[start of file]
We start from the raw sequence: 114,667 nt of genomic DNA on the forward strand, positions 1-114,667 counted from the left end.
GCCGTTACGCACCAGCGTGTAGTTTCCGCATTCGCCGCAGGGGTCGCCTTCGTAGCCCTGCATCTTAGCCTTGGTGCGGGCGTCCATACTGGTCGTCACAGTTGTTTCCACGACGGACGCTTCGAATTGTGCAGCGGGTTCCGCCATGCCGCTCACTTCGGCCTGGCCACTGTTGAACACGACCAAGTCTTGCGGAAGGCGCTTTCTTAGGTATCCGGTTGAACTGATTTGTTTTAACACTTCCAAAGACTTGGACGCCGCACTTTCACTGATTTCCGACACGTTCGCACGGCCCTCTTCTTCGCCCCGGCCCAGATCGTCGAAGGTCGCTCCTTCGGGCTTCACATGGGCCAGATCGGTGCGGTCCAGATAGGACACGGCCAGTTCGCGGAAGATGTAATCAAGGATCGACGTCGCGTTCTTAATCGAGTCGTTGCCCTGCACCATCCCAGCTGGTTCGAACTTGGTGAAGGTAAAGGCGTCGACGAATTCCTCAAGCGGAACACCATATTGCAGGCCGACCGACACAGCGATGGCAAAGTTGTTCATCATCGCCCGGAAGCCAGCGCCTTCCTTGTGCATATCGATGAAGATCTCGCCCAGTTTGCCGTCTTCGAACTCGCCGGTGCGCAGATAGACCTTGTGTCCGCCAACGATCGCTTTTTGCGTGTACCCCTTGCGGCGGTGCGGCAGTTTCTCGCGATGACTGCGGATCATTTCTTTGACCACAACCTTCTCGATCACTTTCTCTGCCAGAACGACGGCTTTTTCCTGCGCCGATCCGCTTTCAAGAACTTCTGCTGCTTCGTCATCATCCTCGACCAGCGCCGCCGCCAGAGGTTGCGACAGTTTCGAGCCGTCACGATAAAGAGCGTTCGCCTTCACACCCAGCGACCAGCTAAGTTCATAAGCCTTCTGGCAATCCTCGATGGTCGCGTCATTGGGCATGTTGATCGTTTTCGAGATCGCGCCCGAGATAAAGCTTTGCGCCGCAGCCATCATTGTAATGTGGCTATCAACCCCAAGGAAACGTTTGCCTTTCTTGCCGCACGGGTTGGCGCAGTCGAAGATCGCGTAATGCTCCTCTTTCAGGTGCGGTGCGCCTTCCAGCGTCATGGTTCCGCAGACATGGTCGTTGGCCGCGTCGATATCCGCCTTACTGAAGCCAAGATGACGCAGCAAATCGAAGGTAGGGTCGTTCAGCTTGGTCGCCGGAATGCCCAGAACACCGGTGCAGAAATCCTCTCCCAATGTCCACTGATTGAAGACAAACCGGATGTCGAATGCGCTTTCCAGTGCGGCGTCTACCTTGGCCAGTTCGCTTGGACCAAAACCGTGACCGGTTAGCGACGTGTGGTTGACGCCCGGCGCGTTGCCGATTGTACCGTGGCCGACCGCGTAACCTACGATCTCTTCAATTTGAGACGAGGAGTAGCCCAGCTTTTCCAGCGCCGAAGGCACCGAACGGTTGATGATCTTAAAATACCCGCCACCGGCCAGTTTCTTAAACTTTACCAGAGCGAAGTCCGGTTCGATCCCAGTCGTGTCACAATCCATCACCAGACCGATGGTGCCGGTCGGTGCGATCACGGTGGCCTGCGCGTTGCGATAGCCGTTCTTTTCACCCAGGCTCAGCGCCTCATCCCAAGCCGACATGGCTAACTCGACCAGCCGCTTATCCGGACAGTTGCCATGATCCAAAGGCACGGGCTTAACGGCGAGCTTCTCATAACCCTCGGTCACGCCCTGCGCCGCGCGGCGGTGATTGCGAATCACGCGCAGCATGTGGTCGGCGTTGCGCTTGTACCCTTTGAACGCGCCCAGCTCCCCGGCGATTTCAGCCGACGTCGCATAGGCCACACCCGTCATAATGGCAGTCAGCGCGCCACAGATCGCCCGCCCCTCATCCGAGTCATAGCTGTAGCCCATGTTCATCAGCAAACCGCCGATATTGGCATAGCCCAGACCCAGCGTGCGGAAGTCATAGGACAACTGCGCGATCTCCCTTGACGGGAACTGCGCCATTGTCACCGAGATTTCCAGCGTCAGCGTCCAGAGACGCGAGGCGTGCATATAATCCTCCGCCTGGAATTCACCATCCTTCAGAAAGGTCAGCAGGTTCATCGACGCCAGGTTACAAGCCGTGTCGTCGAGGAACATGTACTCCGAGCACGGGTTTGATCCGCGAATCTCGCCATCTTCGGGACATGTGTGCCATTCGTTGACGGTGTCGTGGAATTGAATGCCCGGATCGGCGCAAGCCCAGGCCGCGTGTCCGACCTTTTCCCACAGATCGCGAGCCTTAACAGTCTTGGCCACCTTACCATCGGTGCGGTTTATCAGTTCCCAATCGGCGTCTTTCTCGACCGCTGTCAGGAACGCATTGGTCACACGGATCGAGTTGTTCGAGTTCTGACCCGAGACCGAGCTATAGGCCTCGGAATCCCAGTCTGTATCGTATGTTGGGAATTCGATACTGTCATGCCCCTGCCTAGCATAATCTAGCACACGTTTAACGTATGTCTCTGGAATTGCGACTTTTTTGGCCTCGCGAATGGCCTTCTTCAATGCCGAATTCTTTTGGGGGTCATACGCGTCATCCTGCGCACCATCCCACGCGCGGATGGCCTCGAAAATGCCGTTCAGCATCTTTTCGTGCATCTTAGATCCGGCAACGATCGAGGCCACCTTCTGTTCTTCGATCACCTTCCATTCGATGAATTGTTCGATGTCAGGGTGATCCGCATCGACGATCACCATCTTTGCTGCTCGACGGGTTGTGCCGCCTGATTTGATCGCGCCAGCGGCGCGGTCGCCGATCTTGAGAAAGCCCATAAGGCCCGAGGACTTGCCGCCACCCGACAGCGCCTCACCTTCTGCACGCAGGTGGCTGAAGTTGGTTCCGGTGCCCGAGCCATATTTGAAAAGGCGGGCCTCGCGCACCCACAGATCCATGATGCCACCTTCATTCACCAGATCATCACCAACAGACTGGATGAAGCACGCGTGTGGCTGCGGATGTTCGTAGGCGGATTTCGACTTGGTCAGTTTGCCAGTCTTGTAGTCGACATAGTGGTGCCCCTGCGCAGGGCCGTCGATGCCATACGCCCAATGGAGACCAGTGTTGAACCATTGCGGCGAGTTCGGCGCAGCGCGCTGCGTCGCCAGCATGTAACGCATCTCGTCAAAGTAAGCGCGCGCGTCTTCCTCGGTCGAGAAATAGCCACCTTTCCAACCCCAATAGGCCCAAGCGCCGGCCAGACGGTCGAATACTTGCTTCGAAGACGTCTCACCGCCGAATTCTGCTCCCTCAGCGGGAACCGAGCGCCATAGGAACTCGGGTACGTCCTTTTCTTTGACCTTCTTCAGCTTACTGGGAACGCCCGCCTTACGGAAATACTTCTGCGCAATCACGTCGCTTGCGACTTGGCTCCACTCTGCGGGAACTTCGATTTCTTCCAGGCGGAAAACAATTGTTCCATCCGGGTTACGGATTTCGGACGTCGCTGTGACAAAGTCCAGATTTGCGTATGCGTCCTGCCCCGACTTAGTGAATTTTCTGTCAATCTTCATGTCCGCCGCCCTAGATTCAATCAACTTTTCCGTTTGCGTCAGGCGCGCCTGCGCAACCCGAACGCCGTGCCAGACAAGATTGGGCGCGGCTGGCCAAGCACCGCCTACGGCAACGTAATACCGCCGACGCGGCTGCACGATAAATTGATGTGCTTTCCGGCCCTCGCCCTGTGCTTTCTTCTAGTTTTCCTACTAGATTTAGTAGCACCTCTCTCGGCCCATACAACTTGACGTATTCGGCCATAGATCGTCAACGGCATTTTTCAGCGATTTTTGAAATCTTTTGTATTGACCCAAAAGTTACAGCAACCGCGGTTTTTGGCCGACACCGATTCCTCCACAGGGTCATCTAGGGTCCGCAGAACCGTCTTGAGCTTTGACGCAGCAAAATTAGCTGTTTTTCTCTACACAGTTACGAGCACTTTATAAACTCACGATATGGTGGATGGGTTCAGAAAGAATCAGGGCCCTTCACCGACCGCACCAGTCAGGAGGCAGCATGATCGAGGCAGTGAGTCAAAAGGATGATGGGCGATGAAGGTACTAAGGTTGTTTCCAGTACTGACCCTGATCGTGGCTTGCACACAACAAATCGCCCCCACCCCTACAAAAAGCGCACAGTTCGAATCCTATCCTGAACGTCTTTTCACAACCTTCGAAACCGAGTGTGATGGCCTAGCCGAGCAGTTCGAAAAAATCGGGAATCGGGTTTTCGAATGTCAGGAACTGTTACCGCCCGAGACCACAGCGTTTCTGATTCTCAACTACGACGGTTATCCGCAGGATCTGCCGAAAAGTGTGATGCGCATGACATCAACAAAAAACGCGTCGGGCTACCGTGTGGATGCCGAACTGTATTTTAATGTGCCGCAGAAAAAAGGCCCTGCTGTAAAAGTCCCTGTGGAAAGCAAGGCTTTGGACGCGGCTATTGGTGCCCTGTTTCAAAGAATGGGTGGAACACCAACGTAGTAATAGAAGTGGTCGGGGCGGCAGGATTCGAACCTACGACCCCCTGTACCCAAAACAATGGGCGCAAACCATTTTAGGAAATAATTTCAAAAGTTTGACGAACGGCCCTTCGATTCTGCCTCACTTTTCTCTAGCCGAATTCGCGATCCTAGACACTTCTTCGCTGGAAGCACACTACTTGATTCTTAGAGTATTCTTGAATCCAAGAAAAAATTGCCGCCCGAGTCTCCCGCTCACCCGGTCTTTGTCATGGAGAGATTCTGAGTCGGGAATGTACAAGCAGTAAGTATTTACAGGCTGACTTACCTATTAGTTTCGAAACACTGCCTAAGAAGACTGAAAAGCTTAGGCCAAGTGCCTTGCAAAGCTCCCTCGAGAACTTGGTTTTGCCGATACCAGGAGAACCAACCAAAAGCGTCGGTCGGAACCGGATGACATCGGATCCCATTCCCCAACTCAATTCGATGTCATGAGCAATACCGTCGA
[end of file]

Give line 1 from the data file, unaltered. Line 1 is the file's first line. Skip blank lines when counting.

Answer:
We start from the raw sequence: 114,667 nt of genomic DNA on the forward strand, positions 1-114,667 counted from the left end.